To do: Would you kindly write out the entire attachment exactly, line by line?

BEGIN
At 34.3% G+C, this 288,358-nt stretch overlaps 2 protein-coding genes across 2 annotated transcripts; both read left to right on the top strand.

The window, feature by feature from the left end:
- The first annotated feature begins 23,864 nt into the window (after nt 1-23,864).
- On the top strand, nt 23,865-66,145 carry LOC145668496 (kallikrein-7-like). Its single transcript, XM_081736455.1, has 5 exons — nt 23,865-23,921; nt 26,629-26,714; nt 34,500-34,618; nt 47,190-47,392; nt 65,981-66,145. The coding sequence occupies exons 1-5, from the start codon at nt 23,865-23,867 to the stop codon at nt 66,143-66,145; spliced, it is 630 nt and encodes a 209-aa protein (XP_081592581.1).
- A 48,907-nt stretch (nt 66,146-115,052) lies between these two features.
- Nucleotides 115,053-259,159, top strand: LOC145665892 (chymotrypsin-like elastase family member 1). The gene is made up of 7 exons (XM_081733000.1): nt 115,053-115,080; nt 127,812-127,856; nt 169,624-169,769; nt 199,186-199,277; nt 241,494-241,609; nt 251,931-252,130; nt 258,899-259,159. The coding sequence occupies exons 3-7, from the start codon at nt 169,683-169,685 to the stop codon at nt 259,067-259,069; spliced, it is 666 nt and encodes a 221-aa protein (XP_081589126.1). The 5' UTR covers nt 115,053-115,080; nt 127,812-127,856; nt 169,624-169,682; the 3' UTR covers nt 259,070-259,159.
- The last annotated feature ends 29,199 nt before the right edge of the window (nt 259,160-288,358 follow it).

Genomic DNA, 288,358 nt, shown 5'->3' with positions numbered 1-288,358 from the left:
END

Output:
At 34.3% G+C, this 288,358-nt stretch overlaps 2 protein-coding genes across 2 annotated transcripts; both read left to right on the top strand.

The window, feature by feature from the left end:
- The first annotated feature begins 23,864 nt into the window (after nt 1-23,864).
- On the top strand, nt 23,865-66,145 carry LOC145668496 (kallikrein-7-like). Its single transcript, XM_081736455.1, has 5 exons — nt 23,865-23,921; nt 26,629-26,714; nt 34,500-34,618; nt 47,190-47,392; nt 65,981-66,145. The coding sequence occupies exons 1-5, from the start codon at nt 23,865-23,867 to the stop codon at nt 66,143-66,145; spliced, it is 630 nt and encodes a 209-aa protein (XP_081592581.1).
- A 48,907-nt stretch (nt 66,146-115,052) lies between these two features.
- Nucleotides 115,053-259,159, top strand: LOC145665892 (chymotrypsin-like elastase family member 1). The gene is made up of 7 exons (XM_081733000.1): nt 115,053-115,080; nt 127,812-127,856; nt 169,624-169,769; nt 199,186-199,277; nt 241,494-241,609; nt 251,931-252,130; nt 258,899-259,159. The coding sequence occupies exons 3-7, from the start codon at nt 169,683-169,685 to the stop codon at nt 259,067-259,069; spliced, it is 666 nt and encodes a 221-aa protein (XP_081589126.1). The 5' UTR covers nt 115,053-115,080; nt 127,812-127,856; nt 169,624-169,682; the 3' UTR covers nt 259,070-259,159.
- The last annotated feature ends 29,199 nt before the right edge of the window (nt 259,160-288,358 follow it).

Genomic DNA, 288,358 nt, shown 5'->3' with positions numbered 1-288,358 from the left: